The pressures and demands of medical school can take a toll on students' mental health. News about young and promising doctors-in-training taking their own lives is becoming all too common. According to the American Foundation for Suicide Prevention, med students have rates of depression 15 to 30 percent higher than the general population.
But one part of medical school culture has been especially hard to overcome: the stigma of mental illness. When they need help most, medical students in anguish rarely reach out. Students attribute this reluctance to seek care to fear of stigmatization by peers and to concerns over professional ramifications, particularly during applications for residency and licensing.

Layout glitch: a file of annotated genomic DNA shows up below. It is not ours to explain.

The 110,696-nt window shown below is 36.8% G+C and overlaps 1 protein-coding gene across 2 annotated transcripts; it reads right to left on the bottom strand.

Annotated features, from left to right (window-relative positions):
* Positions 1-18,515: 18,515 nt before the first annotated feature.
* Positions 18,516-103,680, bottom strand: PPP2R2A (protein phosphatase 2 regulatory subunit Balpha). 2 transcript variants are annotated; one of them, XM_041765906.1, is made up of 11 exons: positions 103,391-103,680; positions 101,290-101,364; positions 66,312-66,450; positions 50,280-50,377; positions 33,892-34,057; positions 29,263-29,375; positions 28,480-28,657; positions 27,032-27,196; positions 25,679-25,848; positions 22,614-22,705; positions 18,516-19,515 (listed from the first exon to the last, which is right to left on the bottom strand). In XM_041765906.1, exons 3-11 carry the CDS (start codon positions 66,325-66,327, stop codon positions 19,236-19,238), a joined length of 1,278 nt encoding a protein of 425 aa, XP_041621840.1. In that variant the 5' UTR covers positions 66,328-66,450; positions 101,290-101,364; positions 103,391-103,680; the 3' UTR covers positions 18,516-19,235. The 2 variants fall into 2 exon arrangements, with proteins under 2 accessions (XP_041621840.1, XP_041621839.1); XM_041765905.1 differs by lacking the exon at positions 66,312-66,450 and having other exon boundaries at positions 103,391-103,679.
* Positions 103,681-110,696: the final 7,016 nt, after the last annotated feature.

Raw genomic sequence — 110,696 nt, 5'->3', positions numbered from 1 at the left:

For Morris, who had his own bout of depression while in medical school, more training and education is needed to help doctors and students recognize risk factors in themselves and their peers and encourage them to speak up and get support. "Medical students spend their days learning how to help others. Can we learn to care for them, too?," he asks.
Previously: Using arts and communication to help physicians improve health, avoid suicide, An Rx for physician burnout, Keeping an even keel: Stanford surgery residents learn to balance work and life and A call to action to improve balance and reduce stress in the lives of resident physicians
Photo by Li Yang